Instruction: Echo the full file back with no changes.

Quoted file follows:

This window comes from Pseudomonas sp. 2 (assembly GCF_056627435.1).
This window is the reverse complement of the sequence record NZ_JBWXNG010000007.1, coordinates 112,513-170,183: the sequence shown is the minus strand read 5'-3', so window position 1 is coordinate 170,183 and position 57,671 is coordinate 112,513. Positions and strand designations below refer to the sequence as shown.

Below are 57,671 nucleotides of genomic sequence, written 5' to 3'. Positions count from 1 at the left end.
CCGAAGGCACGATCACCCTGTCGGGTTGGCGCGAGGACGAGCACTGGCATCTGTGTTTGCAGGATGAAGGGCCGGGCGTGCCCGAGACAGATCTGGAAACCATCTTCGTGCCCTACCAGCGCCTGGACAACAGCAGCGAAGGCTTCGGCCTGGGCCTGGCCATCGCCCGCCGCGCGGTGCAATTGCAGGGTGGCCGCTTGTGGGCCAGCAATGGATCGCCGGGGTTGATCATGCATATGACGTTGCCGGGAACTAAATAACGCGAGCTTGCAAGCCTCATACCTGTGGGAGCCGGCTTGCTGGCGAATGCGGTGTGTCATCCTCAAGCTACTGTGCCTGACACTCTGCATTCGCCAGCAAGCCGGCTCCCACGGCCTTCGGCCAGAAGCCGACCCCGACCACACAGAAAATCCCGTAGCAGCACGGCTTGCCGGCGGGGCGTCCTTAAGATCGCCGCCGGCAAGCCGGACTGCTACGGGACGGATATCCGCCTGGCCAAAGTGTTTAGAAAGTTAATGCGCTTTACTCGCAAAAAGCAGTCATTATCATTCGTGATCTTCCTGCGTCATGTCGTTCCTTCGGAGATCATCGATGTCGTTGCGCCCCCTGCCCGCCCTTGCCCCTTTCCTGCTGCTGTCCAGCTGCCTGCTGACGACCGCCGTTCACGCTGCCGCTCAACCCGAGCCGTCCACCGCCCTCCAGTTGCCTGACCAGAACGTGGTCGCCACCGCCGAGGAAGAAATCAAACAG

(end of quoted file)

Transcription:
This window comes from Pseudomonas sp. 2 (assembly GCF_056627435.1).
This window is the reverse complement of the sequence record NZ_JBWXNG010000007.1, coordinates 112,513-170,183: the sequence shown is the minus strand read 5'-3', so window position 1 is coordinate 170,183 and position 57,671 is coordinate 112,513. Positions and strand designations below refer to the sequence as shown.

Below are 57,671 nucleotides of genomic sequence, written 5' to 3'. Positions count from 1 at the left end.
CCGAAGGCACGATCACCCTGTCGGGTTGGCGCGAGGACGAGCACTGGCATCTGTGTTTGCAGGATGAAGGGCCGGGCGTGCCCGAGACAGATCTGGAAACCATCTTCGTGCCCTACCAGCGCCTGGACAACAGCAGCGAAGGCTTCGGCCTGGGCCTGGCCATCGCCCGCCGCGCGGTGCAATTGCAGGGTGGCCGCTTGTGGGCCAGCAATGGATCGCCGGGGTTGATCATGCATATGACGTTGCCGGGAACTAAATAACGCGAGCTTGCAAGCCTCATACCTGTGGGAGCCGGCTTGCTGGCGAATGCGGTGTGTCATCCTCAAGCTACTGTGCCTGACACTCTGCATTCGCCAGCAAGCCGGCTCCCACGGCCTTCGGCCAGAAGCCGACCCCGACCACACAGAAAATCCCGTAGCAGCACGGCTTGCCGGCGGGGCGTCCTTAAGATCGCCGCCGGCAAGCCGGACTGCTACGGGACGGATATCCGCCTGGCCAAAGTGTTTAGAAAGTTAATGCGCTTTACTCGCAAAAAGCAGTCATTATCATTCGTGATCTTCCTGCGTCATGTCGTTCCTTCGGAGATCATCGATGTCGTTGCGCCCCCTGCCCGCCCTTGCCCCTTTCCTGCTGCTGTCCAGCTGCCTGCTGACGACCGCCGTTCACGCTGCCGCTCAACCCGAGCCGTCCACCGCCCTCCAGTTGCCTGACCAGAACGTGGTCGCCACCGCCGAGGAAGAAATCAAACAG